The average suicide rate of Alaska Natives was more than two times higher than non–Natives, according a new report from the state.
The report from the state department of epidemiology covers the years 2003–2008.
It finds there were no statistically significant changes over the five years.
The report finds Alaska Natives who committed suicide were younger on average than non–Natives.
Two–thirds of Natives were younger than 29 years old when they committed suicide.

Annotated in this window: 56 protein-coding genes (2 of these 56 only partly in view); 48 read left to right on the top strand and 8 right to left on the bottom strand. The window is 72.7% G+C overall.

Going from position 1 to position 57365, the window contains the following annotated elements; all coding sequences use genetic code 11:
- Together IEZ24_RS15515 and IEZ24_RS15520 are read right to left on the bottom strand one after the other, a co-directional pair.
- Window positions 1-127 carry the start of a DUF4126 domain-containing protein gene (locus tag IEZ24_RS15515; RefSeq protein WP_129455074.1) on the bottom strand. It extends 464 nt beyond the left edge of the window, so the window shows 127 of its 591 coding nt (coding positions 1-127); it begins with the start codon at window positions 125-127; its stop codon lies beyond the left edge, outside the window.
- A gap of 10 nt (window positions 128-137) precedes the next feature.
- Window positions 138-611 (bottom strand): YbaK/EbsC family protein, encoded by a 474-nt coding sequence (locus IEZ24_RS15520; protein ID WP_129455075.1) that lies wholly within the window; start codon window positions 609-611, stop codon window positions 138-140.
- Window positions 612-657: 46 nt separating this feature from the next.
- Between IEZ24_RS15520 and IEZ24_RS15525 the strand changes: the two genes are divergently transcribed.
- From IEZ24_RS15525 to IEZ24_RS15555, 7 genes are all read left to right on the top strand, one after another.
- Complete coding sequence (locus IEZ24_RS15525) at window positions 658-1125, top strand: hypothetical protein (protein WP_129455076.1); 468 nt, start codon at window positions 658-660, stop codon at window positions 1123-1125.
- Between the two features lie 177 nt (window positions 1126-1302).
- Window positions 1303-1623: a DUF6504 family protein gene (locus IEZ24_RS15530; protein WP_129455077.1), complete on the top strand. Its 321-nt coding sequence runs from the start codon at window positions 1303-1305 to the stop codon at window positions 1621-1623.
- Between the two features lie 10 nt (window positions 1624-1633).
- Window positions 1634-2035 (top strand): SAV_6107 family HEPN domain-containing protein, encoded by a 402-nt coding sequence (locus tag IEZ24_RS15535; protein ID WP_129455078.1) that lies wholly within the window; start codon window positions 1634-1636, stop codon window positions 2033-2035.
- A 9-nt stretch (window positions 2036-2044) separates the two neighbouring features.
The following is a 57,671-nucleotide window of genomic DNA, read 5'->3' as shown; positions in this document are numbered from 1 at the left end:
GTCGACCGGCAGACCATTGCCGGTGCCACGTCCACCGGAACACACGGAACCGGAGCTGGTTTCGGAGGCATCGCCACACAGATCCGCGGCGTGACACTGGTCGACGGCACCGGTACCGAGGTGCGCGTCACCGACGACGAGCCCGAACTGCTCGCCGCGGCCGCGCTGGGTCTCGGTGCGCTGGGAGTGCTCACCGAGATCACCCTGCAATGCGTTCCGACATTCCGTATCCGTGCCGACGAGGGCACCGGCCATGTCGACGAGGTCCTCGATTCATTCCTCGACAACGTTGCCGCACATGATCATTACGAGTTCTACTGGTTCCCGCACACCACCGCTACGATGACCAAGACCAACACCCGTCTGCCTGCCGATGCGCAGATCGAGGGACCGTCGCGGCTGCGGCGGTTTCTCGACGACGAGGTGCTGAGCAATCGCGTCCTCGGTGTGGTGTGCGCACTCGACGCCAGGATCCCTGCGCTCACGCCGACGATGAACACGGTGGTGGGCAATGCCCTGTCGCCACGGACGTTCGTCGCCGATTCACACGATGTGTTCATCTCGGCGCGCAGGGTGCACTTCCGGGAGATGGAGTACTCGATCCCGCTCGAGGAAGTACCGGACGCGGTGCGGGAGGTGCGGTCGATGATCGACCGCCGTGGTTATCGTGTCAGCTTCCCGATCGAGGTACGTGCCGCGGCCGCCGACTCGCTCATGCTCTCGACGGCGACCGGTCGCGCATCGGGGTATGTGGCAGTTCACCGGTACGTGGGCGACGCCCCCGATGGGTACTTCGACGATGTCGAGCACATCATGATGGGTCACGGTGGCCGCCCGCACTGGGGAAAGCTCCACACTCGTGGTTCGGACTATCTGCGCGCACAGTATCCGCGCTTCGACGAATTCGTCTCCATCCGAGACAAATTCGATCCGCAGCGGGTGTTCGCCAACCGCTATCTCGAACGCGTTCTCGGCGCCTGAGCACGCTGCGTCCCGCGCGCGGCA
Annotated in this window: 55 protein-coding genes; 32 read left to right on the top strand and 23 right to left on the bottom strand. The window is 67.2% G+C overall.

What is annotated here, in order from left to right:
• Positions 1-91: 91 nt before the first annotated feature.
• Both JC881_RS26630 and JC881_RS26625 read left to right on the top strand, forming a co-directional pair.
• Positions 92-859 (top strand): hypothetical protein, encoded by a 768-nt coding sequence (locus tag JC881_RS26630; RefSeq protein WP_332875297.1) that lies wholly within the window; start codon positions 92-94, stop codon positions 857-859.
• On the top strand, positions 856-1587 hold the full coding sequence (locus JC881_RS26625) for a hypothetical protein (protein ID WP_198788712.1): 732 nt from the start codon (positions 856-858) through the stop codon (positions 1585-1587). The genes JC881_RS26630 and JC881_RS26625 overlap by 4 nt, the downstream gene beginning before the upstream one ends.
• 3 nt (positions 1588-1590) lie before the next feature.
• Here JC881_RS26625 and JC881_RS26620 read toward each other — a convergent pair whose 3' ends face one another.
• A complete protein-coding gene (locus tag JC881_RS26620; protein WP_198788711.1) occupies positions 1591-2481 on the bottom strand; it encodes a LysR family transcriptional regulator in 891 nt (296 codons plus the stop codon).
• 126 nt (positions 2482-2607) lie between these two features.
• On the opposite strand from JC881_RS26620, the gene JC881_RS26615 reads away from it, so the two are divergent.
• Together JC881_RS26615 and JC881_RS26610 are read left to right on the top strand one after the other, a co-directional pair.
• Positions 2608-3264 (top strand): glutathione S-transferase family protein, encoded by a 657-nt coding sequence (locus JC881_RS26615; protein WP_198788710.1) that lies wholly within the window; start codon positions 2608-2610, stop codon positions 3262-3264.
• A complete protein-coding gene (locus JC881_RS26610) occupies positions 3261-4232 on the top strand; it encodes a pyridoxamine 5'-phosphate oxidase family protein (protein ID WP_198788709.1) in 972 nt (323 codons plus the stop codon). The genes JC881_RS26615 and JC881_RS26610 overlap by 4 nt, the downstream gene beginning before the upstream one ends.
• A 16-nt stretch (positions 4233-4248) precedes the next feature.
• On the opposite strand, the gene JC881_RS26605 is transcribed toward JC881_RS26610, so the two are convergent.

The highest suicide rate was Alaska Native males between the ages of 20–29.
Suicide rates for Alaska Natives were highest in the Northwest Arctic, followed by Norton Sound and then the Yukon–Kuskokwim areas.
Among the report's recommendations are finding ways to reach Alaska Native males under the age of 30.